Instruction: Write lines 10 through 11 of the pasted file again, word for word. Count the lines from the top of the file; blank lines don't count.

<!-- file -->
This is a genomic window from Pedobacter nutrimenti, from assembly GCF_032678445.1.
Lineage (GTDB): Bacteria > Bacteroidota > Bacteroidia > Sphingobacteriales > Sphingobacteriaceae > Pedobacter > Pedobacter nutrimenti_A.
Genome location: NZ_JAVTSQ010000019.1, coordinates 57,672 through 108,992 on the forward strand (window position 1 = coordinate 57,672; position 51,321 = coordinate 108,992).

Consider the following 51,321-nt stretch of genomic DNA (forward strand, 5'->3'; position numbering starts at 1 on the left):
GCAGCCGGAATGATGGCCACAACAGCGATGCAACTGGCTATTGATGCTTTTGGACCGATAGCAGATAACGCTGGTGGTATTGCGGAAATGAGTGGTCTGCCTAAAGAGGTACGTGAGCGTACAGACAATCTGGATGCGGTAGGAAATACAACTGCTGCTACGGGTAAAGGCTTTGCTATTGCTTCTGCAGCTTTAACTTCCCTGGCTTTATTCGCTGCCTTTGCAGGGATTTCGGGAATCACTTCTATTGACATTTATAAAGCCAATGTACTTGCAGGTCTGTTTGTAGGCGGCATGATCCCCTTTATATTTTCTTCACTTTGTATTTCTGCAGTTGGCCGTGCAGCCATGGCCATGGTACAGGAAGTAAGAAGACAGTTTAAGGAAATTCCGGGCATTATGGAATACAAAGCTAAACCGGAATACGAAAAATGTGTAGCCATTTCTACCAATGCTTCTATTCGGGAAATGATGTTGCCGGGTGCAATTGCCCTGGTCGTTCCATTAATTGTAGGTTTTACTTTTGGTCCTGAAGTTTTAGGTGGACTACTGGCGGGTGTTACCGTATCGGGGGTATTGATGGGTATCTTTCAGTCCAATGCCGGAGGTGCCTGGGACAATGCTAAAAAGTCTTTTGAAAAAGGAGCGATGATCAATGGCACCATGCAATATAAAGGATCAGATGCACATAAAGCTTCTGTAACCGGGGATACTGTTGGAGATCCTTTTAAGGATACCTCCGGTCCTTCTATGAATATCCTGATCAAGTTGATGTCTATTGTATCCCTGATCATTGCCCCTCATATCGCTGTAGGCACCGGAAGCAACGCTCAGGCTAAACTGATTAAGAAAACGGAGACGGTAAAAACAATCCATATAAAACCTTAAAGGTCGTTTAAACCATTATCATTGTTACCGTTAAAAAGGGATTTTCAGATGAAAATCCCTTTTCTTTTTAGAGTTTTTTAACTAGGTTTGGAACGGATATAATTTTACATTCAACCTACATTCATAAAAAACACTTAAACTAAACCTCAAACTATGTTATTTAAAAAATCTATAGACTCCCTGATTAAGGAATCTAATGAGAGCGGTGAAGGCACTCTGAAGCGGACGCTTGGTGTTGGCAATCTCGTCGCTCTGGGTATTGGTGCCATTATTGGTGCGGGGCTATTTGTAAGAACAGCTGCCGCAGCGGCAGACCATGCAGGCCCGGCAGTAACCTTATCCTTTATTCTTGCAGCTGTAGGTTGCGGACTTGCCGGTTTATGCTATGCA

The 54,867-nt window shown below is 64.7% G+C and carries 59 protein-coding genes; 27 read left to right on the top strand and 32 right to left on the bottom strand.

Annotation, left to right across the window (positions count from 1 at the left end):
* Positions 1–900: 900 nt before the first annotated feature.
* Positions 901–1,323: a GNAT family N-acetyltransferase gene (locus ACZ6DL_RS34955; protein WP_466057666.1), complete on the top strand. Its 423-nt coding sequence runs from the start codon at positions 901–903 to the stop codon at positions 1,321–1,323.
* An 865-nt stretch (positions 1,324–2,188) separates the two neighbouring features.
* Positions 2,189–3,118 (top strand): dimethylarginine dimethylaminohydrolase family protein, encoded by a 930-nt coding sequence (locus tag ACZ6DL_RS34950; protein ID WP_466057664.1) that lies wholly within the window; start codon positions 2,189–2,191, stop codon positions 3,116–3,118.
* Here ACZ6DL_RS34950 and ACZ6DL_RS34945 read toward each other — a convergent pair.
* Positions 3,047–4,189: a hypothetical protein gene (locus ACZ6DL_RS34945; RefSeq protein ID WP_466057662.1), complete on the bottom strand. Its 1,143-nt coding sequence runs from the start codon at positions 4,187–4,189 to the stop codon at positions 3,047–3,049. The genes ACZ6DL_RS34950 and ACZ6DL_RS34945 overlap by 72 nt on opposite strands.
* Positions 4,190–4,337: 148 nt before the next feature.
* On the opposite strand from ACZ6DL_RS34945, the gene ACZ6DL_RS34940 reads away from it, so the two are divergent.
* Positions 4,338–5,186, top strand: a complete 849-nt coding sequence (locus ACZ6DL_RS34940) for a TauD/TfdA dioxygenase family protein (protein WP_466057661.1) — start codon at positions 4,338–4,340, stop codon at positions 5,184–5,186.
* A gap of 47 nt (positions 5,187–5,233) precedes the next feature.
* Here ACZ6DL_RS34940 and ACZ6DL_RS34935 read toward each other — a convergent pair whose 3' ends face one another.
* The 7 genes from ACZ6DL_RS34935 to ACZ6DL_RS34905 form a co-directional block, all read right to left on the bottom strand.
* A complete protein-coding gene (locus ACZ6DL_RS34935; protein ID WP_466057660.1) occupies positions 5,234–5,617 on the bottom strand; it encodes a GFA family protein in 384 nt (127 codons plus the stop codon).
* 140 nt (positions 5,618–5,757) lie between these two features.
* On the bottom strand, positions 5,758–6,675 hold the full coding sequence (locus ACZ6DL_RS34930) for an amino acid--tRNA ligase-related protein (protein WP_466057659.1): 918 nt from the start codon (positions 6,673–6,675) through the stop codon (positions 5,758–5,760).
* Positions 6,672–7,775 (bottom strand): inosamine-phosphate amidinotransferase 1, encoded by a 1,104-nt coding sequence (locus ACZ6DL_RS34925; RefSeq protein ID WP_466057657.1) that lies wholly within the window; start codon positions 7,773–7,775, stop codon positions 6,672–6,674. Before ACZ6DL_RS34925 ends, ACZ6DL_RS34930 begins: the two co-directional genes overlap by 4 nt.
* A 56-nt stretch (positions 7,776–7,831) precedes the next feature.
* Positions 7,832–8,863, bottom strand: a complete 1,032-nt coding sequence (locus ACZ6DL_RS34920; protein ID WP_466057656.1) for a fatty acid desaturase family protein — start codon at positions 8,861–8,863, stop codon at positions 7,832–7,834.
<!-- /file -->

* An 865-nt stretch (positions 1,324–2,188) separates the two neighbouring features.
* Positions 2,189–3,118 (top strand): dimethylarginine dimethylaminohydrolase family protein, encoded by a 930-nt coding sequence (locus tag ACZ6DL_RS34950; protein ID WP_466057664.1) that lies wholly within the window; start codon positions 2,189–2,191, stop codon positions 3,116–3,118.